On Yom Kipper, Stahl heads for a local trail, preferably one that leads to a high viewpoint. “I find a rock and carry it in my hand, constantly meditating on anything I’ve done in the past year that I am not proud of or would like to improve upon in the following year,” he says. “If ever my thoughts begin to drift, the rock in my hand brings my attention back to the reason for this special hike. I think through various aspects of my life: career, family, friends, relationships, personal wellness, etc., and carry the weight to the top of the mountain. There, I leave the rock and all it represents, and look to the new horizon to start the year fresh. It’s symbolic and not at all traditional to Judaism, but it works for me.” He’s practiced this ritual for several years and has shared his tradition. “It’s a way of bringing nature into religion and at least some aspect of Judaism into my life,” he says.
Thomas Berry would have loved that story. I first met Berry in 2005. He was ninety-one and living in Greensboro, North Carolina. Carolyn Toben, the founder of the nonprofit Center for Education, Imagination, and the Natural World, invited me to lunch with Berry, who founded the History of Religions Program at Fordham University and the Riverdale Center of Religious Research. His books, including The Dream of the Earth, remain influential throughout the world. Berry argued, eloquently and elegantly, that our environmental problems are primarily issues of the spirit. He often spoke and wrote about the transcendent childhood experience that served as a touchstone for his future life and work. “It was an early afternoon in May when I first looked down over the scene and saw the meadow,” he wrote. “A magic moment, this experience gave to my life something, I know not what, that seems to explain my life at a more profound level than almost any other experience I can remember.” That moment never ended.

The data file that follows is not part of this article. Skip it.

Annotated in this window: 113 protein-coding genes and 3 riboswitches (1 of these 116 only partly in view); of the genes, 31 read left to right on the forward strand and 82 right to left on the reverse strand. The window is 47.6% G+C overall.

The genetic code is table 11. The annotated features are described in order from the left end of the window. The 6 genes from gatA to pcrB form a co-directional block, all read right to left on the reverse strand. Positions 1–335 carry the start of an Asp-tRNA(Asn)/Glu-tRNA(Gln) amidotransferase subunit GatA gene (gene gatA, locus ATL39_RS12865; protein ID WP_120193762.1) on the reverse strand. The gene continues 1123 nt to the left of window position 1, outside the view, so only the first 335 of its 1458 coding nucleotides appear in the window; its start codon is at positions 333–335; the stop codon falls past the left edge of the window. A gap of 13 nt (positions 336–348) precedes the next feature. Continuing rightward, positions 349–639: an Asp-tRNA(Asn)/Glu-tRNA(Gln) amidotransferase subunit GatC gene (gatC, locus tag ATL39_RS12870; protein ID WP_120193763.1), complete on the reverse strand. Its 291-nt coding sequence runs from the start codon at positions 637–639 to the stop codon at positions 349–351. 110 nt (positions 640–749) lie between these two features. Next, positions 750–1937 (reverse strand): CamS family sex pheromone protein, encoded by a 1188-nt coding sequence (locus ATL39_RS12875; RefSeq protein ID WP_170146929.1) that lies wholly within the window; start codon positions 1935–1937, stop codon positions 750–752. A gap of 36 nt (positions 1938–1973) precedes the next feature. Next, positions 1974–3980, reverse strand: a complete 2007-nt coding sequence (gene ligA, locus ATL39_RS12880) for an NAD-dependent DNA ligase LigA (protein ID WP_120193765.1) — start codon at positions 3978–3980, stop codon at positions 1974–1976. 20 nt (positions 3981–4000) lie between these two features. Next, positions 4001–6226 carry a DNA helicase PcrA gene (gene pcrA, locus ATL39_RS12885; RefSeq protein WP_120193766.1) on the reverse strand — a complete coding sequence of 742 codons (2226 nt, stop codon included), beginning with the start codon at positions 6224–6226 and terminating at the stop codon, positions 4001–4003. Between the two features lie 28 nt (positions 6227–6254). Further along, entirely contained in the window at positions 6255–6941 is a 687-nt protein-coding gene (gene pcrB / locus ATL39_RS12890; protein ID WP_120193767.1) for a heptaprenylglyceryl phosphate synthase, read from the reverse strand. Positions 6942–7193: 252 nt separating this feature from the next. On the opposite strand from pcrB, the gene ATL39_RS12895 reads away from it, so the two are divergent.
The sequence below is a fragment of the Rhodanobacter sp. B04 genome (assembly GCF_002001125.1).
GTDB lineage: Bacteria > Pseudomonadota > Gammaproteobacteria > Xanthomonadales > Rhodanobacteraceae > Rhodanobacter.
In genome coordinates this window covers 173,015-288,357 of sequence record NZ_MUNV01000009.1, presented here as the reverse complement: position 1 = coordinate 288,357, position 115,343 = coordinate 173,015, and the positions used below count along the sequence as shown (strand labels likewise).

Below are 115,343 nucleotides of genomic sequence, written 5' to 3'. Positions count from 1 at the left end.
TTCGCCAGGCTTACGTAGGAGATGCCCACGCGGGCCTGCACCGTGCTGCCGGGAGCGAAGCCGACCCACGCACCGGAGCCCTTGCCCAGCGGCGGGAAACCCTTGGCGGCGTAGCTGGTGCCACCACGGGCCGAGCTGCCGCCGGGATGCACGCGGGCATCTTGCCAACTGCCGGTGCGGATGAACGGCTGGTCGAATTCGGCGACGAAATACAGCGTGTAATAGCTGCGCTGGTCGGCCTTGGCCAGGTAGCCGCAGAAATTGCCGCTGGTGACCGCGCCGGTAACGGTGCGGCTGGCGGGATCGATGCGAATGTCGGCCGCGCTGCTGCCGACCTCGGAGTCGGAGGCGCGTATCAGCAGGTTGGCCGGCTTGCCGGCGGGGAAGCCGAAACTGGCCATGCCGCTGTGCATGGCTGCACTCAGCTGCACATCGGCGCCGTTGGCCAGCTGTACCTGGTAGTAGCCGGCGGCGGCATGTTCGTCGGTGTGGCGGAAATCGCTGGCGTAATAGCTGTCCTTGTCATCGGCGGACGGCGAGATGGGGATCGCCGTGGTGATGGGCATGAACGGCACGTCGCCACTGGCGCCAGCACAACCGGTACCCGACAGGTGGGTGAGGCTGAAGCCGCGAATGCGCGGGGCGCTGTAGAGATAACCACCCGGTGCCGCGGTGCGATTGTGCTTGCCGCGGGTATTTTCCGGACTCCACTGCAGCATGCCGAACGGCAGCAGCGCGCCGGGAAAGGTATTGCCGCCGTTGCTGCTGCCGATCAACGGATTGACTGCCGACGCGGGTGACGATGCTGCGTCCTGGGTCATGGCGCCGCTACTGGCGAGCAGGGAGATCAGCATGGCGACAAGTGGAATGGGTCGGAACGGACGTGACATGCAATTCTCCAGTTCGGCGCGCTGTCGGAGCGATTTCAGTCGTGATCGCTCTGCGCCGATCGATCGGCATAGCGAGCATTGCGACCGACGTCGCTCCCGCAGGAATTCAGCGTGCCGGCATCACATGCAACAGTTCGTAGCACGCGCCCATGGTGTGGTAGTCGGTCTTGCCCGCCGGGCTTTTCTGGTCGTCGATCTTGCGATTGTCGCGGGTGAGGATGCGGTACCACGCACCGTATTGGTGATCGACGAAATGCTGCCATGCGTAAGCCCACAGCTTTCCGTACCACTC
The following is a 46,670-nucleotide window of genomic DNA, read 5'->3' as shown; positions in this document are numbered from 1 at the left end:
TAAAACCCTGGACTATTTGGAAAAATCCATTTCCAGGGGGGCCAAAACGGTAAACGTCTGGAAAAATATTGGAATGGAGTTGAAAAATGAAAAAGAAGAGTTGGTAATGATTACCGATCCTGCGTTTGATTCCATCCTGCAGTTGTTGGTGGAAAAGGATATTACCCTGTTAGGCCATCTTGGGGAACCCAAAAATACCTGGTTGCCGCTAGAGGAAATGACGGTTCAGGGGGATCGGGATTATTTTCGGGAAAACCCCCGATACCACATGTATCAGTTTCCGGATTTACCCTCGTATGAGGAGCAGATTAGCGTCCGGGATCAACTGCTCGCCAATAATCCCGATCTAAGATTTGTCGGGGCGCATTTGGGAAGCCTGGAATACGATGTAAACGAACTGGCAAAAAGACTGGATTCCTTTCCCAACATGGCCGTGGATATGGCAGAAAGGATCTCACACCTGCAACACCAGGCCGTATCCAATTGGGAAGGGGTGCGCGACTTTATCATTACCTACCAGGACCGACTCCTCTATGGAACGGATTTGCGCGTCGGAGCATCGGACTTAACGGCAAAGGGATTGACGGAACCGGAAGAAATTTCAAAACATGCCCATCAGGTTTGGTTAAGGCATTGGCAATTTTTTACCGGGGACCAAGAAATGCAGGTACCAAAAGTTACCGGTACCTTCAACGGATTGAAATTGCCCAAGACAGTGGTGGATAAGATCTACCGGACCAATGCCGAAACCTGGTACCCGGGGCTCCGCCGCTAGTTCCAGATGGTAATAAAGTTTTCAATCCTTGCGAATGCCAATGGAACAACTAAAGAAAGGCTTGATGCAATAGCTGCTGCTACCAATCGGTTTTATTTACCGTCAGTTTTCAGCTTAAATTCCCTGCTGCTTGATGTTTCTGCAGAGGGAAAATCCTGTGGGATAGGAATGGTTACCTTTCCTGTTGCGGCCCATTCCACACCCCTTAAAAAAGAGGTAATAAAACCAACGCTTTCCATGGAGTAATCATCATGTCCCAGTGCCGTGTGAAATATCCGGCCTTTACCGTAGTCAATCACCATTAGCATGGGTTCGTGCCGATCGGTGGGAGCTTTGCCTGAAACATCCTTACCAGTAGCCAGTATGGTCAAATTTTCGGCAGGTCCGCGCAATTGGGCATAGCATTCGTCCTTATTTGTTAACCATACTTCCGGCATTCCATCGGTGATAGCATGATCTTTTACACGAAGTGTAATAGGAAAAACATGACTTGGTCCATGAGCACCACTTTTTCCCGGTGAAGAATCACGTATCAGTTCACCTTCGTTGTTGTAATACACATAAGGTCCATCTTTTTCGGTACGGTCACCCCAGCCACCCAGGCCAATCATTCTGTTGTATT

The great work of the twenty-first century will be to reconnect to the natural world as a source of meaning. Berry articulated a view seldom witnessed in popular media; that we must move beyond the conflict between worlds. In one corner is science, steeped in the “Darwinian principle of natural selection, which involves no psychic or conscious purpose, but is instead a struggle for earthly survival.” This view of reality “represents the universe as a random sequence of physical and biological interactions with no inherent meaning.” In the other corner is the dominant Western religious tradition, which, he said, has moved too far from an older creation story, and toward a redemption mystique, in which passage to the next world is paramount and the natural world is of little concern. Most of the time, these two worlds— science and religion—communicate politely, but the antagonisms are deep. And yet, Berry wrote in “The Great Work,” we are moving into an extraordinary time: “As we enter the twenty-first century, we are experiencing a moment of grace. Such moments are privileged moments.” As he also wrote:
We can see the possibility of an expanding movement among faith-oriented environmentalists who are eager to move beyond the old divide between Bible-based interpretations of dominion and stewardship. We can see the possibility in the young people who now dedicate their lives to sustainability, to the climate change movement, to biophilic design. We can see it in the growing recognition that exposure to nature enhances health, improves cognitive functioning, and nurtures the spirit. We can see it among the religious and nonreligious alike.
“We need the sun, the moon, the stars, the rivers and the mountains and birds, the fish in the sea, to evoke a world of mystery, to evoke the sacred. It gives us a sense of awe. This is a response to the cosmic liturgy, since the universe itself is a sacred liturgy.”